In near darkness, you’re going to need just a bit of light. I strongly recommend using a flashlight or your phone to get it on just the right spot if your camera really needs it.
The Fujifilm GFX 50s can output some fantastic RAW files; let’s get that out of the way. They are very, very good with great color depth, great dynamic range capabilities, and pretty amazing high ISO output. Indeed, this sensor can be a great workhorse for so many photographers who need it. The professional portrait photographer can be very confident that in almost any situation, they’ll be able to save their digital files. Couple this with all the other great stuff about the camera and you’ve got something that rocks.
RAW File Versatility
Above is my edited photo. Granted, the autofocus didn’t work out here but if it did, I would’ve been able to get a whole lot of details out of the image. This is more than good enough for the web, but I wouldn’t make a print of this.
This photo above is what the original file looked like. Pretty awesome that I was able to get that much detail from the shadows and the highlights. Plus the colors! Here are some more samples.
As you can see, I’m able to push the colors pretty far too. That’s pretty fantastic. Changing the white balance to Tungsten and pushing, the blues, reds and oranges to get just the right lighting made this scene look really nice and sort of surreal.
I truthfully thought I was going to lose all that highlight detail and for the image, I was okay with that. But I was able to get a whole lot of it back. Not bad, Fujifilm and Sony!
However, my statement remains that if this were an X Trans sensor, it would have been even better.
With all this said, I’m going to bring up the fact that Capture One doesn’t have native support for the RAW files. There are workarounds, but I honestly don’t want workarounds. I want the full support because there could be some sort of loss of information. So unfortunately, I needed to edit these in Lightroom.
I genuinely think that the decision for Phase One to state that they’re not going to support the Fujifilm GFX 50S is a completely antiquated and quite frankly, stupid one. From my point of view, they’re far more likely to sell a large number of Capture One software licenses with the right marketing and push for much cheaper than they will move Phase One cameras and backs.
High ISO Output
Let’s start small, ISO 1600 is pretty darned good for medium format. In my eyes, it looks cleaner than a lot of ISO 400 files that I’ve shot which I continue to not totally understand even when exposing everything perfectly. But even higher ISO images than all those are better.
Extra Image Samples
- We finally have good medium format mirrorless cameras.
- Good image quality though I genuinely feel like it could have been better with an X Trans sensor. My theory is partially that it has to do with DXO scores or it could have to do with Sony. DXO has never tested an X Trans sensor.
- Weather sealed
- Lenses right out of the gate, but I want faster lenses. This isn’t a 645 system yet that larger system has faster optics
- Fastest autofocus system of any medium format camera I’ve used
- I never got tired of lugging it around
- 1/125th flash sync. FIX THIS!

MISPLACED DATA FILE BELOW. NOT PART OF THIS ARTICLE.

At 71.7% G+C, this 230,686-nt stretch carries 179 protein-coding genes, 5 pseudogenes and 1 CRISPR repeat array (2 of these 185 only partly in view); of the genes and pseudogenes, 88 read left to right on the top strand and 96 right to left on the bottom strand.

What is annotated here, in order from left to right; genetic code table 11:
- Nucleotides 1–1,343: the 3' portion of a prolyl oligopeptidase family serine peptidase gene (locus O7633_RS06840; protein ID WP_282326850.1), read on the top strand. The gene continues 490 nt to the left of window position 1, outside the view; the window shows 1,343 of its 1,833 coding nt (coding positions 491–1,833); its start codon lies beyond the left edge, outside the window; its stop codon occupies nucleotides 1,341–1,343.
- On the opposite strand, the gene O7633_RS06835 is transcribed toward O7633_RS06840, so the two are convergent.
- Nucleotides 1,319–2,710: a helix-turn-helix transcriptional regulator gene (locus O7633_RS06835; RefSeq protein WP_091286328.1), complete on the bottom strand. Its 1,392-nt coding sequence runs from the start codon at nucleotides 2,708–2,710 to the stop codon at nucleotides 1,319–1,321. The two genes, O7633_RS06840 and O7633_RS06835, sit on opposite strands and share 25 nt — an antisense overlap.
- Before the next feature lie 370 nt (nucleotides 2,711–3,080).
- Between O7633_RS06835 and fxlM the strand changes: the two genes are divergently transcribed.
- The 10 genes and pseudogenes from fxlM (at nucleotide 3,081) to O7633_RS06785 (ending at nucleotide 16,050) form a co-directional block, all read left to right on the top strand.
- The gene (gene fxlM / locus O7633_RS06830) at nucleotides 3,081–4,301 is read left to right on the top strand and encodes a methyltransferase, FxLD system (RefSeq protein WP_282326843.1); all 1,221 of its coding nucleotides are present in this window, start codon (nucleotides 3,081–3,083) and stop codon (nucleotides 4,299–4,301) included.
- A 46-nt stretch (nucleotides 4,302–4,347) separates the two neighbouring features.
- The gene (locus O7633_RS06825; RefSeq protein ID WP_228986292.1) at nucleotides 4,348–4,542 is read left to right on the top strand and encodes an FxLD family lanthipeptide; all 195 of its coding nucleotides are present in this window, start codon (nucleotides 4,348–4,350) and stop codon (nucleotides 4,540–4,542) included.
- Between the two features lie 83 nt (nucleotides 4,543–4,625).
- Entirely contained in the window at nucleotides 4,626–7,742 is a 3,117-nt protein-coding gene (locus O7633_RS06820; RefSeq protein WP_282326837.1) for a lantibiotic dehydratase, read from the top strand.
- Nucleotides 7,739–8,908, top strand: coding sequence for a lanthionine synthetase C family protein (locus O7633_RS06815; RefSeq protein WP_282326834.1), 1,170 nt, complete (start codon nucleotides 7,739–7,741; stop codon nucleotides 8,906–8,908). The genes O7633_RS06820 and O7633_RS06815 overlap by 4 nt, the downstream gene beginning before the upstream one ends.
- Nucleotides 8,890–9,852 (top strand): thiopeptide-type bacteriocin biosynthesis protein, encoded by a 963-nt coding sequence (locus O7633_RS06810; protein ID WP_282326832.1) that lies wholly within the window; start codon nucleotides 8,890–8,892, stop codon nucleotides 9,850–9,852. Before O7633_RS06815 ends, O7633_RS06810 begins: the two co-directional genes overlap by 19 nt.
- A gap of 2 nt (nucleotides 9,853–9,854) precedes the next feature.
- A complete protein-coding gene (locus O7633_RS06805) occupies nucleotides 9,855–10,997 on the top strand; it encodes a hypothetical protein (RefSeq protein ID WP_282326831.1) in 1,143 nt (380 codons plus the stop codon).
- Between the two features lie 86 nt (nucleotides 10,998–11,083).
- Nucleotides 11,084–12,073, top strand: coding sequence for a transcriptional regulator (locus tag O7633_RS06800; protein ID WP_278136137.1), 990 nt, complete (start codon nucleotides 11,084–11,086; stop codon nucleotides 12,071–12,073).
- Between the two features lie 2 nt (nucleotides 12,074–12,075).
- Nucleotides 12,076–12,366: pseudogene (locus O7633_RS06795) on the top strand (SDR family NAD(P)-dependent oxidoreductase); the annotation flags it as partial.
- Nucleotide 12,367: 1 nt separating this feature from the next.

Before I even get into the deeper details here, you had to expect that the Fujifilm GFX 50s was going to receive an Editor’s Choice award.
The Fujifilm GFX 50s is an absolutely fantastic camera in so many ways. It boasts the fastest medium format autofocus system that I’ve seen on top of some exemplary image quality. I argue that the lenses, when used with a flash, are even too sharp for portraiture. The camera also has weather sealing, versatility for viewfinder or LCD screen use, a lightweight body, fair battery life when shooting in just RAW, WiFi, and when used with the excellent 63mm f2.8 lens isn’t that large.
I see it surely being in use with photographers for portraits and landscapes; but the documentary and photojournalism crowds that this camera is partially aimed at may want to consider this as a second camera body if anything. A 5D Mk IV or Nikon D5 should be your main body while this is used for more specialized type of work. But even then, this sensor isn’t large enough vs a 35mm full frame sensor that I feel that there is enough of a difference for most photographers. Part of this is due to just how good 35mm full frame lenses have become over the years. For Fujifilm and medium format to rule again, they need to be THAT MUCH BETTER than 35mm full format lenses. At the moment, they aren’t. Time will only tell though.
At the moment, I’m not sure who would buy the Fujifilm GFX 50s as I haven’t seen work done with the camera that can’t be done with a Sony a7r II, Leica M10, Canon 5D Mk IV, Pentax K-1 or the Nikon D810. Though I seriously want to! But again, I feel that the only thing holding this system back could be the lenses; and that’s going to take time to change.
With all this said, I come to my biggest issue: 1/125th flash sync. For anyone that isn’t a strobist, this isn’t an issue; though then I’d seriously question why you NEED medium format unless you’re doing some next level landscape photography. For every photographer that likes to work on-location, this is a big issue. Be sure to bring ND filters with you.
The Fujifilm GFX 50s receives the Phoblographer’s Editor’s Choice award and five out of five stars. Want one? Check out Amazon for the current prices.